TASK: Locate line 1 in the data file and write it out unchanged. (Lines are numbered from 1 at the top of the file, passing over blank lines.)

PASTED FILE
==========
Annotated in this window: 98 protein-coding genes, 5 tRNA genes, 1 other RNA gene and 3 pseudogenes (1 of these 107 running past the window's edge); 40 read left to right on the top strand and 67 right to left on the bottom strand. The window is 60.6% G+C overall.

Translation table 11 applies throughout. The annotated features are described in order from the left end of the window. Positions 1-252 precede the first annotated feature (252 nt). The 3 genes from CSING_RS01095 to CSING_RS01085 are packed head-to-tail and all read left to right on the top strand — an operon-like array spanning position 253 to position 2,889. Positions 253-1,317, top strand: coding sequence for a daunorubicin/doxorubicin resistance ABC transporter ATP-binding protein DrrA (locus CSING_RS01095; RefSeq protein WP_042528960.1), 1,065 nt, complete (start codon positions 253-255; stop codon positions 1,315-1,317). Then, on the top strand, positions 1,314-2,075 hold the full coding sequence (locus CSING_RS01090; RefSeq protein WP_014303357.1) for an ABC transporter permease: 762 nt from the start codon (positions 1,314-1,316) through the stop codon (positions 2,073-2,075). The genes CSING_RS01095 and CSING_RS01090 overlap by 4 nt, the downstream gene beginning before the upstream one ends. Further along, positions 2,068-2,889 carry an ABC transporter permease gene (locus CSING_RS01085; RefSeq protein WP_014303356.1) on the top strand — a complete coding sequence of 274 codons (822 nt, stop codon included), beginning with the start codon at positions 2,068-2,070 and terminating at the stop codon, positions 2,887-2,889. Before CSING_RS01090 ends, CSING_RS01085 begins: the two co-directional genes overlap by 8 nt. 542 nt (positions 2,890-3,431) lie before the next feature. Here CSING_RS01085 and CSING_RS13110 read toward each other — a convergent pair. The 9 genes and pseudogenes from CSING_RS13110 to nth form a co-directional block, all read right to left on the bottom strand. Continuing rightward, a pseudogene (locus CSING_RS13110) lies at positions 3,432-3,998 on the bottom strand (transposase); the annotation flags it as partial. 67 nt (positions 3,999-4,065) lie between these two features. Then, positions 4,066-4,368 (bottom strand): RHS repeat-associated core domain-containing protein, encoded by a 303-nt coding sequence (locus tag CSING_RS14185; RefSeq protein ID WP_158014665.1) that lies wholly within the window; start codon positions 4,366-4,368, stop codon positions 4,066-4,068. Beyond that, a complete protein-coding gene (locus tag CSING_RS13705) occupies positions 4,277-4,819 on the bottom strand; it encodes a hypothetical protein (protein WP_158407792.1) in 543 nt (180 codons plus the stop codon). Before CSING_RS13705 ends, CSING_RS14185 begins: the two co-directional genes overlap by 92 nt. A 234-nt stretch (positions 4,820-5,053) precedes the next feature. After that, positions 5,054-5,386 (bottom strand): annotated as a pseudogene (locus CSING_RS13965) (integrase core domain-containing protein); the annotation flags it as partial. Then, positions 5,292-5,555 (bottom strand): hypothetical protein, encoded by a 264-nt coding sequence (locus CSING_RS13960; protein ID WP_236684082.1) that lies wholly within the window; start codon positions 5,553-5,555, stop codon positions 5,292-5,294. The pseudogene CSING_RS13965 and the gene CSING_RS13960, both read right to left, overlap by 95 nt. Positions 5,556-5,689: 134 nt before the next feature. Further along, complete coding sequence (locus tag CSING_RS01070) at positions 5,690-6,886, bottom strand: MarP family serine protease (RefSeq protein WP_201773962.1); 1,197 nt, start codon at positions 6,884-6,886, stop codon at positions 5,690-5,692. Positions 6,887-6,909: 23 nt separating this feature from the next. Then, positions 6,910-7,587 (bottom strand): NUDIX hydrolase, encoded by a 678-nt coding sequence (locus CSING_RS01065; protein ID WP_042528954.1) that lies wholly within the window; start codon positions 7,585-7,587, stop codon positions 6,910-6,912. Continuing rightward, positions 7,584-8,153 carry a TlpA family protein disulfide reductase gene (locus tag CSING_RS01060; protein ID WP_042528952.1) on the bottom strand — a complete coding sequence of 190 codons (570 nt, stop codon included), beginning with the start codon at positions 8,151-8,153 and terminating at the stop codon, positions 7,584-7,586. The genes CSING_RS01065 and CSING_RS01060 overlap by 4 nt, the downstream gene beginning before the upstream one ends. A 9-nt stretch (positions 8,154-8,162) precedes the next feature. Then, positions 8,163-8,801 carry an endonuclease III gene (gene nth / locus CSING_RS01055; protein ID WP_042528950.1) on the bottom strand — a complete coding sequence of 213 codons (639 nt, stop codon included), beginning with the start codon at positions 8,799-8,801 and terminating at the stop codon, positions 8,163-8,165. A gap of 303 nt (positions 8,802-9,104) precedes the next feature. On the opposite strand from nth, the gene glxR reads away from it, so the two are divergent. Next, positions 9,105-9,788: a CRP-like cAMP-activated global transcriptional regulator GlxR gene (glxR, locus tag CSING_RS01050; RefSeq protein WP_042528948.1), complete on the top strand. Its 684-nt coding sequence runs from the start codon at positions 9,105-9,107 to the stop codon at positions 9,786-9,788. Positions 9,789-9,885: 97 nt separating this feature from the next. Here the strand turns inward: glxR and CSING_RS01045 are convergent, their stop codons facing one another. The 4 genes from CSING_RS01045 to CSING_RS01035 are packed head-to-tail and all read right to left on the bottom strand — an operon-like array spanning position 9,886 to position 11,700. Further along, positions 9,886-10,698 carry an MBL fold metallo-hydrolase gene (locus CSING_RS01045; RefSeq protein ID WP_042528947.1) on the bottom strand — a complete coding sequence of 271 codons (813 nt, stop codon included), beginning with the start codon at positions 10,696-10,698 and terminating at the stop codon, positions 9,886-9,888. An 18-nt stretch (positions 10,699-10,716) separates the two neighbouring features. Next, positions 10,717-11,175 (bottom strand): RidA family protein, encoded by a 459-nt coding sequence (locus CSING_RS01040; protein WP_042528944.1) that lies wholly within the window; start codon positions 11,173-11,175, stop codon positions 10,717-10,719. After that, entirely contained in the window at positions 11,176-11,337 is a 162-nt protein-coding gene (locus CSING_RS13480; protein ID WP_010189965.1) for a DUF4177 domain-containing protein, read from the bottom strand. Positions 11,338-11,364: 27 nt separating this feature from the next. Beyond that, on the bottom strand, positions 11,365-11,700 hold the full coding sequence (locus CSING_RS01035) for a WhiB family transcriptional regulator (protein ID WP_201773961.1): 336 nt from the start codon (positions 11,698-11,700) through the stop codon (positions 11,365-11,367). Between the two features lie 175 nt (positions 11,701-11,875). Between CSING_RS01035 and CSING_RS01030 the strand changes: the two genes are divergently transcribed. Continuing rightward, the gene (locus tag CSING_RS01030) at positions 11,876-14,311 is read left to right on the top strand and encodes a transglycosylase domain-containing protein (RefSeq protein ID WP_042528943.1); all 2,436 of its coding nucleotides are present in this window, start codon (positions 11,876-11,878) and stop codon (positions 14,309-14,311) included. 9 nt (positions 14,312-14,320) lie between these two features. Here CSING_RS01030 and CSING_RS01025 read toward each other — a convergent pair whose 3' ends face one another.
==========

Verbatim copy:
Annotated in this window: 98 protein-coding genes, 5 tRNA genes, 1 other RNA gene and 3 pseudogenes (1 of these 107 running past the window's edge); 40 read left to right on the top strand and 67 right to left on the bottom strand. The window is 60.6% G+C overall.